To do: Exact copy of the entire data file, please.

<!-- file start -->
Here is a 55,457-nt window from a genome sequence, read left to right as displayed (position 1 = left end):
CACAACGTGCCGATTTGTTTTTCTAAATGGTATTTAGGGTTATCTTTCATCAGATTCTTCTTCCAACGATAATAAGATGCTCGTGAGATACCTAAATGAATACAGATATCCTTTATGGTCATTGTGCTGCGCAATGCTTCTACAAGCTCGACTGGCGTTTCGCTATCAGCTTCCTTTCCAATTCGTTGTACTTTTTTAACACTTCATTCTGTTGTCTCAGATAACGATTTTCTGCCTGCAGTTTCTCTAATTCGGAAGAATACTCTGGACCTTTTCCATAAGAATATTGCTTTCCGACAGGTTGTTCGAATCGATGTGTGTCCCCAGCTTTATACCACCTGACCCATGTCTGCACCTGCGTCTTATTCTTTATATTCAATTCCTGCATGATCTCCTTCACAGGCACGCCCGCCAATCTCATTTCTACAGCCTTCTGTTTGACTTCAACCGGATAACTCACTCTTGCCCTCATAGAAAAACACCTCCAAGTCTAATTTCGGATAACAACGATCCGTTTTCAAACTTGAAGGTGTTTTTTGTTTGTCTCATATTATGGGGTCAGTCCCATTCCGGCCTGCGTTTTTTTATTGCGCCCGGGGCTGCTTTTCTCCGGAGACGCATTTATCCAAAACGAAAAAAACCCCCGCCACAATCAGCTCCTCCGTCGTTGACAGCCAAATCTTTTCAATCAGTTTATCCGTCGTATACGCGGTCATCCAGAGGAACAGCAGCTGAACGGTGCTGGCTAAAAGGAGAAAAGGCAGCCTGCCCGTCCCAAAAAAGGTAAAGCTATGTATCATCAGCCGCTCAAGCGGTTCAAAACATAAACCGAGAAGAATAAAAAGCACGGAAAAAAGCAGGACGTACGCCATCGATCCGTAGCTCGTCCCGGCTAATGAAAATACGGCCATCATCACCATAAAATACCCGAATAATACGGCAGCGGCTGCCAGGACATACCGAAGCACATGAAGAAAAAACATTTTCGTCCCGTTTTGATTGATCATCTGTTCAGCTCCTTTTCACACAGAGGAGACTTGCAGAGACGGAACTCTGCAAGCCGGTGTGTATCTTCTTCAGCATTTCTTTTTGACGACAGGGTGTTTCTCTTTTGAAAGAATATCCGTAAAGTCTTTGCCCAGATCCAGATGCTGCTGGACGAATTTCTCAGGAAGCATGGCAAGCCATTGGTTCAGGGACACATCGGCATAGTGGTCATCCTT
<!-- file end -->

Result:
Here is a 55,457-nt window from a genome sequence, read left to right as displayed (position 1 = left end):
CACAACGTGCCGATTTGTTTTTCTAAATGGTATTTAGGGTTATCTTTCATCAGATTCTTCTTCCAACGATAATAAGATGCTCGTGAGATACCTAAATGAATACAGATATCCTTTATGGTCATTGTGCTGCGCAATGCTTCTACAAGCTCGACTGGCGTTTCGCTATCAGCTTCCTTTCCAATTCGTTGTACTTTTTTAACACTTCATTCTGTTGTCTCAGATAACGATTTTCTGCCTGCAGTTTCTCTAATTCGGAAGAATACTCTGGACCTTTTCCATAAGAATATTGCTTTCCGACAGGTTGTTCGAATCGATGTGTGTCCCCAGCTTTATACCACCTGACCCATGTCTGCACCTGCGTCTTATTCTTTATATTCAATTCCTGCATGATCTCCTTCACAGGCACGCCCGCCAATCTCATTTCTACAGCCTTCTGTTTGACTTCAACCGGATAACTCACTCTTGCCCTCATAGAAAAACACCTCCAAGTCTAATTTCGGATAACAACGATCCGTTTTCAAACTTGAAGGTGTTTTTTGTTTGTCTCATATTATGGGGTCAGTCCCATTCCGGCCTGCGTTTTTTTATTGCGCCCGGGGCTGCTTTTCTCCGGAGACGCATTTATCCAAAACGAAAAAAACCCCCGCCACAATCAGCTCCTCCGTCGTTGACAGCCAAATCTTTTCAATCAGTTTATCCGTCGTATACGCGGTCATCCAGAGGAACAGCAGCTGAACGGTGCTGGCTAAAAGGAGAAAAGGCAGCCTGCCCGTCCCAAAAAAGGTAAAGCTATGTATCATCAGCCGCTCAAGCGGTTCAAAACATAAACCGAGAAGAATAAAAAGCACGGAAAAAAGCAGGACGTACGCCATCGATCCGTAGCTCGTCCCGGCTAATGAAAATACGGCCATCATCACCATAAAATACCCGAATAATACGGCAGCGGCTGCCAGGACATACCGAAGCACATGAAGAAAAAACATTTTCGTCCCGTTTTGATTGATCATCTGTTCAGCTCCTTTTCACACAGAGGAGACTTGCAGAGACGGAACTCTGCAAGCCGGTGTGTATCTTCTTCAGCATTTCTTTTTGACGACAGGGTGTTTCTCTTTTGAAAGAATATCCGTAAAGTCTTTGCCCAGATCCAGATGCTGCTGGACGAATTTCTCAGGAAGCATGGCAAGCCATTGGTTCAGGGACACATCGGCATAGTGGTCATCCTT